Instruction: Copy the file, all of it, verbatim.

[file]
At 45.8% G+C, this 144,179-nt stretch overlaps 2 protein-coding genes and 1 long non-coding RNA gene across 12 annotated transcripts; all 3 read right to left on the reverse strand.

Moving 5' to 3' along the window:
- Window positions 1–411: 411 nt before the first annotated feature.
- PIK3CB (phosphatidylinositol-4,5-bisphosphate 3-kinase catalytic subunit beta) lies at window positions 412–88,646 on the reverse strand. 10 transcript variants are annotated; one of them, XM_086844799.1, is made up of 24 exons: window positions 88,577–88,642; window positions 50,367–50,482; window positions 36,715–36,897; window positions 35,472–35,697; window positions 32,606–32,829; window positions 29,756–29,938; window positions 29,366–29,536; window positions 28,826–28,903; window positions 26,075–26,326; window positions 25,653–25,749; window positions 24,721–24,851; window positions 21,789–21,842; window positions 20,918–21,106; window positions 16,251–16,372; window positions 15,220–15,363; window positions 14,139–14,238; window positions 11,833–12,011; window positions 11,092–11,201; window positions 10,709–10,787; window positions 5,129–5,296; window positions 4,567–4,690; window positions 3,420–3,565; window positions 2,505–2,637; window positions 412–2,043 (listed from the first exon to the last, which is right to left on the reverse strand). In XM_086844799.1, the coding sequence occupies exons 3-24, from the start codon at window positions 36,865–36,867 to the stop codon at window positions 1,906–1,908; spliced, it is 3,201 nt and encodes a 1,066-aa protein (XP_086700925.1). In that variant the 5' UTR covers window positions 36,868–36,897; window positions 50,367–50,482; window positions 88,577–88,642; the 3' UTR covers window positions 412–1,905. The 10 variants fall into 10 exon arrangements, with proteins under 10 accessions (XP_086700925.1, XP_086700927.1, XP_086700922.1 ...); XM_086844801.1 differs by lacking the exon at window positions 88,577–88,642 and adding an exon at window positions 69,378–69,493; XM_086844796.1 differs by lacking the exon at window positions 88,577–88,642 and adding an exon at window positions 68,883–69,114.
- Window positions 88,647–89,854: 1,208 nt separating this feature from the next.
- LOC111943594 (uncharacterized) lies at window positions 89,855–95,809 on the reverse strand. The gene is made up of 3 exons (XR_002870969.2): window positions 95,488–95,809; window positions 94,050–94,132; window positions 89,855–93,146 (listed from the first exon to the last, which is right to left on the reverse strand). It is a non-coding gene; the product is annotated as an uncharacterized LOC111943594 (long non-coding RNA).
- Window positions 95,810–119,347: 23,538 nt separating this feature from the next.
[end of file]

At 45.8% G+C, this 144,179-nt stretch overlaps 2 protein-coding genes and 1 long non-coding RNA gene across 12 annotated transcripts; all 3 read right to left on the reverse strand.

Moving 5' to 3' along the window:
- Window positions 1–411: 411 nt before the first annotated feature.
- PIK3CB (phosphatidylinositol-4,5-bisphosphate 3-kinase catalytic subunit beta) lies at window positions 412–88,646 on the reverse strand. 10 transcript variants are annotated; one of them, XM_086844799.1, is made up of 24 exons: window positions 88,577–88,642; window positions 50,367–50,482; window positions 36,715–36,897; window positions 35,472–35,697; window positions 32,606–32,829; window positions 29,756–29,938; window positions 29,366–29,536; window positions 28,826–28,903; window positions 26,075–26,326; window positions 25,653–25,749; window positions 24,721–24,851; window positions 21,789–21,842; window positions 20,918–21,106; window positions 16,251–16,372; window positions 15,220–15,363; window positions 14,139–14,238; window positions 11,833–12,011; window positions 11,092–11,201; window positions 10,709–10,787; window positions 5,129–5,296; window positions 4,567–4,690; window positions 3,420–3,565; window positions 2,505–2,637; window positions 412–2,043 (listed from the first exon to the last, which is right to left on the reverse strand). In XM_086844799.1, the coding sequence occupies exons 3-24, from the start codon at window positions 36,865–36,867 to the stop codon at window positions 1,906–1,908; spliced, it is 3,201 nt and encodes a 1,066-aa protein (XP_086700925.1). In that variant the 5' UTR covers window positions 36,868–36,897; window positions 50,367–50,482; window positions 88,577–88,642; the 3' UTR covers window positions 412–1,905. The 10 variants fall into 10 exon arrangements, with proteins under 10 accessions (XP_086700925.1, XP_086700927.1, XP_086700922.1 ...); XM_086844801.1 differs by lacking the exon at window positions 88,577–88,642 and adding an exon at window positions 69,378–69,493; XM_086844796.1 differs by lacking the exon at window positions 88,577–88,642 and adding an exon at window positions 68,883–69,114.
- Window positions 88,647–89,854: 1,208 nt separating this feature from the next.
- LOC111943594 (uncharacterized) lies at window positions 89,855–95,809 on the reverse strand. The gene is made up of 3 exons (XR_002870969.2): window positions 95,488–95,809; window positions 94,050–94,132; window positions 89,855–93,146 (listed from the first exon to the last, which is right to left on the reverse strand). It is a non-coding gene; the product is annotated as an uncharacterized LOC111943594 (long non-coding RNA).
- Window positions 95,810–119,347: 23,538 nt separating this feature from the next.